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Like you I want to branch out to pillars this coming year.I know it will not be like containers, tarts etc so I am sure the first ones will be failures.This is one project I am not sure that turns out perfect the first time for alot of candlemakers.

I remember being in a supply place.A lady was starting to make candles.She was talking about the container and went straight to the pillars.I heard the worker say get started on containers first.I knew that was coming.When I went to my car she was also loading up her car.She asked a few questions.Where do I make my candles,do they sell good, soy or parafin,where do you sell and so knowing she was new I did tell her one thing.Soy will frost with temp changes and look out for that.She was grateful for that tip.

LynnS

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It seems to me like most of you experienced Chandlers like to make Pillars. Not sure if it is the challenge or the variety....the artform... but it does seem that way. I would much rather burn/buy a container for my personal use but I certainly have an appreciation for the beauty/art in pillars.

I started making pillars because I like burning pillars. I never had the time and energy to try the containers.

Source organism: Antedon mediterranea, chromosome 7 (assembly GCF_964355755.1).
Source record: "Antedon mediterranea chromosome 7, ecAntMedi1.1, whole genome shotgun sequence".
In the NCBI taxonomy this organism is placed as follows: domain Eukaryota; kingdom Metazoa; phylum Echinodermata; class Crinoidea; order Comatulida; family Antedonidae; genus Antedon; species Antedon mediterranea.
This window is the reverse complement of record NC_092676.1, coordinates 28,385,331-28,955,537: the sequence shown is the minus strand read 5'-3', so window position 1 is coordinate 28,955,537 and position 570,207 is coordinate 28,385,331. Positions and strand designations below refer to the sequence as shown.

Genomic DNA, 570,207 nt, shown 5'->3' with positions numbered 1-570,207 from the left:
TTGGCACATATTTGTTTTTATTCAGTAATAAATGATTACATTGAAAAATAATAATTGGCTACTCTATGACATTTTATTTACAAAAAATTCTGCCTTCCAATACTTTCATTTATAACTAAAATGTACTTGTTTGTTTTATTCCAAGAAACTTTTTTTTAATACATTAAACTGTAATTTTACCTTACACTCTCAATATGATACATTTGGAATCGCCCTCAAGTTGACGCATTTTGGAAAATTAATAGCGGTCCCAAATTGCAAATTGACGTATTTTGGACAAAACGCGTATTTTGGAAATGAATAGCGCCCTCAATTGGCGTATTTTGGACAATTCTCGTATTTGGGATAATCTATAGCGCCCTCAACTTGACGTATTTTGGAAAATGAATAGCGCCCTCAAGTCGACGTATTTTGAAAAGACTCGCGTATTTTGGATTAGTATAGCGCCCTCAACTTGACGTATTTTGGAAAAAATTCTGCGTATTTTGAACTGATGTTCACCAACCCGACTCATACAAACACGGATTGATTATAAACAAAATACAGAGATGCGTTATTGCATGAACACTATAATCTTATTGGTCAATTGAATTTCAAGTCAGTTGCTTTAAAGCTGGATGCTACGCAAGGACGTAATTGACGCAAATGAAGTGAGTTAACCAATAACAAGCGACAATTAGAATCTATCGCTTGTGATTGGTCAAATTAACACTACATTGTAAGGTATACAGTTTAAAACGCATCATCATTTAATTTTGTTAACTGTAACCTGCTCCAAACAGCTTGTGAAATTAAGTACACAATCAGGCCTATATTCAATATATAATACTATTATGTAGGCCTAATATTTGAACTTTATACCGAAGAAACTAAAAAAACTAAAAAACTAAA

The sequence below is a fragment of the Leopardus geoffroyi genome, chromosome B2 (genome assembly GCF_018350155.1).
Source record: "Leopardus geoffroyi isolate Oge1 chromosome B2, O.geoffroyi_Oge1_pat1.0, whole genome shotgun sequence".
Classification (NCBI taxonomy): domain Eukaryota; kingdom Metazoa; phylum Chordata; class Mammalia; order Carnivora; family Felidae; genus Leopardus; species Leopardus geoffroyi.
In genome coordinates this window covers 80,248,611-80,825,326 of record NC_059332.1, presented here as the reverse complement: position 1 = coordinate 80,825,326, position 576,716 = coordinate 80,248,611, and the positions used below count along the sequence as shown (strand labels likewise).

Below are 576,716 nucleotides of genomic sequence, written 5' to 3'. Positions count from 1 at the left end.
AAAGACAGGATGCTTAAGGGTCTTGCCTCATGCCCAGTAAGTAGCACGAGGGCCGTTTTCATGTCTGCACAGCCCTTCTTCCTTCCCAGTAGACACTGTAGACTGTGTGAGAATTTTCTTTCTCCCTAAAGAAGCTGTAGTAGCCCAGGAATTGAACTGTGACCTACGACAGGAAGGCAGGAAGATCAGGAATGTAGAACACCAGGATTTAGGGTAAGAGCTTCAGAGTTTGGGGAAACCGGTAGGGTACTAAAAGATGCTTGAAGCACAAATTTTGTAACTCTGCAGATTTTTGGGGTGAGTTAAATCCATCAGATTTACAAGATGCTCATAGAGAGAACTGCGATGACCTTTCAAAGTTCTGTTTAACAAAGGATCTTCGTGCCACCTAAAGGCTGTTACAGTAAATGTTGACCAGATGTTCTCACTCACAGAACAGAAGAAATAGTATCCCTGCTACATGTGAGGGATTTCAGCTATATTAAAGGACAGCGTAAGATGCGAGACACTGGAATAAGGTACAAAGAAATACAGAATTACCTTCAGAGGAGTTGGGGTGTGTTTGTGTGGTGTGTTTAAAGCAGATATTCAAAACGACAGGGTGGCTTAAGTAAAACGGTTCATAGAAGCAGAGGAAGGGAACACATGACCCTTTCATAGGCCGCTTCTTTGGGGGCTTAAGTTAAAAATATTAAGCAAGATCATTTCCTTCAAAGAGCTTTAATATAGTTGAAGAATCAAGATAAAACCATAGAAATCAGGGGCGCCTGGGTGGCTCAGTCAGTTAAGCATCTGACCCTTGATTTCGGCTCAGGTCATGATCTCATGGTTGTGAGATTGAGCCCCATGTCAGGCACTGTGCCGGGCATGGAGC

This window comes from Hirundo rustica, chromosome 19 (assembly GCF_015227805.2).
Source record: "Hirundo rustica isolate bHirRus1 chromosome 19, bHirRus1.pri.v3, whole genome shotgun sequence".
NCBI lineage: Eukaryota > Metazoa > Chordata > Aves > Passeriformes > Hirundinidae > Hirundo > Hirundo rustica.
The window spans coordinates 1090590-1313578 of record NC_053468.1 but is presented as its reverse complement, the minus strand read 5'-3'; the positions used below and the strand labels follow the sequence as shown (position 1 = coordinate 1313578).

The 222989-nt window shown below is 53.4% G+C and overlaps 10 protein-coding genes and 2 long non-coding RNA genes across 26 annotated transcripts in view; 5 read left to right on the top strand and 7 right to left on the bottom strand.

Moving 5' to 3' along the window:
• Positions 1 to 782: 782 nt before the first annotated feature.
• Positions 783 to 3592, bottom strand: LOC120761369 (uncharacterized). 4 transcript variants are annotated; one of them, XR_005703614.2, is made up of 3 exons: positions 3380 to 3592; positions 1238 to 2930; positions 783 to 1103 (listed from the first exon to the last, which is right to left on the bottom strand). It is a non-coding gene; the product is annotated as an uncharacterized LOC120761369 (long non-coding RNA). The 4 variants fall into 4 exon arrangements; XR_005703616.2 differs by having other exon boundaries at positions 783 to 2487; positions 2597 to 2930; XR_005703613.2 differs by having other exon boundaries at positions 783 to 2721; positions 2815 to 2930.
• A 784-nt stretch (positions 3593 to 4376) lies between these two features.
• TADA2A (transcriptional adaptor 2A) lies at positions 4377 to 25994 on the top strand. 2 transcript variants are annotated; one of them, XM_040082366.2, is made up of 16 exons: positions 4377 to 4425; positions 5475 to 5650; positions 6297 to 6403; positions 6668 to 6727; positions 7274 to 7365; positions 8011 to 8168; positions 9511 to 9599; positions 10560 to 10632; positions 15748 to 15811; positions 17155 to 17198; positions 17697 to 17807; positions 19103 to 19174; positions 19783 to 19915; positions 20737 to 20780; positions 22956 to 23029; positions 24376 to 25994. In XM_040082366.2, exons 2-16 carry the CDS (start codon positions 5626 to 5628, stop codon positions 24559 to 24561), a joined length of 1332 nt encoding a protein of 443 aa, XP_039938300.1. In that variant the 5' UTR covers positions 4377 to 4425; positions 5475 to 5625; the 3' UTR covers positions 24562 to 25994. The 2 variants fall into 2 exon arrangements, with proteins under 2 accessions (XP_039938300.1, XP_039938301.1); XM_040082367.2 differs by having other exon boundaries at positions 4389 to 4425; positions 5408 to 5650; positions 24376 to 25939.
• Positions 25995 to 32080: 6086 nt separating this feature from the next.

My take on the difference is that containers are harder to get the wicking figured out and more touchy to wick. But once you get the right wick, they would be faster and easier to pour. You don't have to wait for one to cool, so you can get your mold back, to make the next one. Plus those molds are seldom cheap.

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It seems to me like most of you experienced Chandlers like to make Pillars. Not sure if it is the challenge or the variety....the artform... but it does seem that way. I would much rather burn/buy a container for my personal use but I certainly have an appreciation for the beauty/art in pillars.
I do both now but pillars have the most aesthetic appeal for me and that was what I was excited about making when starting out. It's just a mindset. People convince themselves that one is harder than the other but both can be easy or difficult depending on what you set out to do. Certain kinds of pillars are simple to make and containers are a snap if you pick one that's easy to wick.
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It seems to me like most of you experienced Chandlers like to make Pillars. Not sure if it is the challenge or the variety....the artform... but it does seem that way. I would much rather burn/buy a container for my personal use but I certainly have an appreciation for the beauty/art in pillars.

I never had any desire to make a pillar. All I ever burned myself were containers. The more I looked at the gallery photos of Tanya, Julie and Liz's pillars, I wanted to try them. I wanted the chance to be more creative with my colors and style.

Then I was hooked!

I sure love pouring containers, time wise (as Dust said). I poured two good size fundraisers in a matter of hours and it flew by, versus the waiting game with pillars. Pillars are much more satisfying to me!